Simon Willison’s Weblog

5 items tagged “drichardhipp”


Notes on the SQLite DuckDB paper

SQLite: Past, Present, and Future is a newly published paper authored by Kevin P. Gaffney, Martin Prammer and Jignesh M. Patel from the University of Wisconsin-Madison and D. Richard Hipp, Larry Brasfield and Dan Kennedy from the core SQLite engineering team.

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The Untold Story of SQLite With Richard Hipp. This is a really interesting interview with SQLite creator D. Richard Hipp—it covers all sorts of aspects of the SQLite story I hadn’t heard before, from its inspiration by a software challenge on a battleship to the first income from clients such as AOL and Symbian to the formation of the SQLite Consortium (based on advice from Mozilla’s Mitchell Baker) and more. # 16th July 2021, 8:12 pm

Datasette 0.58: The annotated release notes

I released Datasette 0.58 last night, with new plugin hooks, Unix domain socket support, a major faceting performance fix and a few other improvements. Here are the annotated release notes.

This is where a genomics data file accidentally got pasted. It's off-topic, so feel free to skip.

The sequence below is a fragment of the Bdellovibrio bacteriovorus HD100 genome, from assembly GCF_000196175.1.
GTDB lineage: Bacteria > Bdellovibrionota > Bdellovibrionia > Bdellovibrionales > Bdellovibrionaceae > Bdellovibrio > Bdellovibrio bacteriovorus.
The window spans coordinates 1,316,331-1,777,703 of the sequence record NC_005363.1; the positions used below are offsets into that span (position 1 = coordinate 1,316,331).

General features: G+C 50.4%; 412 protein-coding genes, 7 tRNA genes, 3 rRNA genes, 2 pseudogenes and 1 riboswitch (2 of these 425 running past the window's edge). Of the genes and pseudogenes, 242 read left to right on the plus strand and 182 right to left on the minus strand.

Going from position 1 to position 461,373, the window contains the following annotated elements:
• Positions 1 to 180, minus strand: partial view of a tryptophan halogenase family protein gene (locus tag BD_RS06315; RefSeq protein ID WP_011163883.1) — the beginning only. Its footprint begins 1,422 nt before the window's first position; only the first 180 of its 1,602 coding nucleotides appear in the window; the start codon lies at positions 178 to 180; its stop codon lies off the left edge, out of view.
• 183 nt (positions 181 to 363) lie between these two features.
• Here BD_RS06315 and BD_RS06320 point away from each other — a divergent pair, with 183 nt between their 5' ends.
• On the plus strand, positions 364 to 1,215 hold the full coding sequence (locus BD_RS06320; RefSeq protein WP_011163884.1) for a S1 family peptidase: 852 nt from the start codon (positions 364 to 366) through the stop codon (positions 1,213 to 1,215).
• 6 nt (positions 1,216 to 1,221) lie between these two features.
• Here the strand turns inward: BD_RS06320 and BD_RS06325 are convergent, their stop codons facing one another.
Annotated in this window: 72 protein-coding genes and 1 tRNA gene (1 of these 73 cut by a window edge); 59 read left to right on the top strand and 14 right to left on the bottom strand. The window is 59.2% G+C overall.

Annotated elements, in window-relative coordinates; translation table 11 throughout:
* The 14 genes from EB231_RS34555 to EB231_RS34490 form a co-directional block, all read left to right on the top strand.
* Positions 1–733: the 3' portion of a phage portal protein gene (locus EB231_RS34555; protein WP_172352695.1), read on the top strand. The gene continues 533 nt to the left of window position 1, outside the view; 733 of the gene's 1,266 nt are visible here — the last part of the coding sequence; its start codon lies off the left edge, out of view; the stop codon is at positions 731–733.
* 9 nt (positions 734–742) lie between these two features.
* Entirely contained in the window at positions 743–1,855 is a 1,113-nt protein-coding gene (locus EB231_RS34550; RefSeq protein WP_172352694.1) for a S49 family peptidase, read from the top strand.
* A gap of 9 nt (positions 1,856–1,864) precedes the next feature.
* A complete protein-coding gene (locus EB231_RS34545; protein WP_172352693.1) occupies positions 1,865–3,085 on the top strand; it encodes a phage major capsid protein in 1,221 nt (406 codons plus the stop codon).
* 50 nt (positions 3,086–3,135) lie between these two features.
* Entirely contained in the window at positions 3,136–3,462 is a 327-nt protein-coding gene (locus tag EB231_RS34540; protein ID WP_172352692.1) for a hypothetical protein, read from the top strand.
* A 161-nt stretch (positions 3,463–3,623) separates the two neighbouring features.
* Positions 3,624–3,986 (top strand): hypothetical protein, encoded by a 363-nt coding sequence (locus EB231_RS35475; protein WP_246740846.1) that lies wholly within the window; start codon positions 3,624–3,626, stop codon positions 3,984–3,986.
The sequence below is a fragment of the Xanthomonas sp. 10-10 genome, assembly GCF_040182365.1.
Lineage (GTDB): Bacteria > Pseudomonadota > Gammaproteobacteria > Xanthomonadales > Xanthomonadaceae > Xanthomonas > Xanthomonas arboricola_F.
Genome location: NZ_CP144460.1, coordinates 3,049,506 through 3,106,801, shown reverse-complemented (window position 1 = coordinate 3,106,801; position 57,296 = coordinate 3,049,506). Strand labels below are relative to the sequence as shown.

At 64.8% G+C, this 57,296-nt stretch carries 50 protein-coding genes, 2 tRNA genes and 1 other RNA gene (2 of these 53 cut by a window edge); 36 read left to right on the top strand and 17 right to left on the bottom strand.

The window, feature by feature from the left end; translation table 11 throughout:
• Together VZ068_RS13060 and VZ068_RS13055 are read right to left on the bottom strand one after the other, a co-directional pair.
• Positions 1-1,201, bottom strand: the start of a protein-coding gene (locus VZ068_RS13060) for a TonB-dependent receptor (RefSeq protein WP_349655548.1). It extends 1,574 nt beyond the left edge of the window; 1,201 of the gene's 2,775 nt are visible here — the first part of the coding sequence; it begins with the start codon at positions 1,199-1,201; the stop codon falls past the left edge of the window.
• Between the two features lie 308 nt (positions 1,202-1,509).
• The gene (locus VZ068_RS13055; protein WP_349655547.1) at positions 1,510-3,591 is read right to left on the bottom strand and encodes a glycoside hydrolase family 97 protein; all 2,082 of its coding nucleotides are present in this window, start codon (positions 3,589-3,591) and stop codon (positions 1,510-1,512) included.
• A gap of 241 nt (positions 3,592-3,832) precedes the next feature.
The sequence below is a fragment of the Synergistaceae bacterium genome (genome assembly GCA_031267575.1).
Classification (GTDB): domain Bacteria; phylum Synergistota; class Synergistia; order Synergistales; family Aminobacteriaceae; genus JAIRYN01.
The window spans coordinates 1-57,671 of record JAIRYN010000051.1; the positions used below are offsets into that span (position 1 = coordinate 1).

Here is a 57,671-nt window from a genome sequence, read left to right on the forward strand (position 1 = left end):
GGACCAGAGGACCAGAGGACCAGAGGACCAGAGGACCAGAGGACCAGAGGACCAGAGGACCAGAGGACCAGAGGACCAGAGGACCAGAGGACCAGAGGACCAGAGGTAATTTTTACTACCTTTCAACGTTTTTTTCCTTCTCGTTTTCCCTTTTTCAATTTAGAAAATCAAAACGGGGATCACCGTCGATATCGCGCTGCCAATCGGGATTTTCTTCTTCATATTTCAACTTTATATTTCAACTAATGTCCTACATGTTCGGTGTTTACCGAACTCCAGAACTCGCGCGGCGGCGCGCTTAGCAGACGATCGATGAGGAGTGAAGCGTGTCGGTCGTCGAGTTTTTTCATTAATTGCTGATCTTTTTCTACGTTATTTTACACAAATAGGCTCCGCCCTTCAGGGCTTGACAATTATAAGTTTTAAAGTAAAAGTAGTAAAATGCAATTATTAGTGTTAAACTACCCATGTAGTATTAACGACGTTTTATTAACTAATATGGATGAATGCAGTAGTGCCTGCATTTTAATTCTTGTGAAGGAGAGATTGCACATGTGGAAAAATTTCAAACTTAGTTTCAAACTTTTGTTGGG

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Pikchr. Interesting new project from SQLite creator D. Richard Hipp. Pikchr is a new mini language for describing visual diagrams, designed to be embedded in Markdown documentation. It’s already enabled for the SQLite forum. Implementation is a no-dependencies C library and output is SVG. # 21st October 2020, 4:02 pm


The latest SQLite 3.8.7 alpha version is 50% faster than the 3.7.17 release from 16 months ago.  That is to say, it does 50% more work using the same number of CPU cycles. [...] The 50% faster number above is not about better query plans.  This is 50% faster at the low-level grunt work of moving bits on and off disk and search b-trees.  We have achieved this by incorporating hundreds of micro-optimizations.  Each micro-optimization might improve the performance by as little as 0.05%.  If we get one that improves performance by 0.25%, that is considered a huge win.  Each of these optimizations is unmeasurable on a real-world system (we have to use cachegrind to get repeatable run-times) but if you do enough of them, they add up.

D. Richard Hipp # 10th May 2018, 5:15 am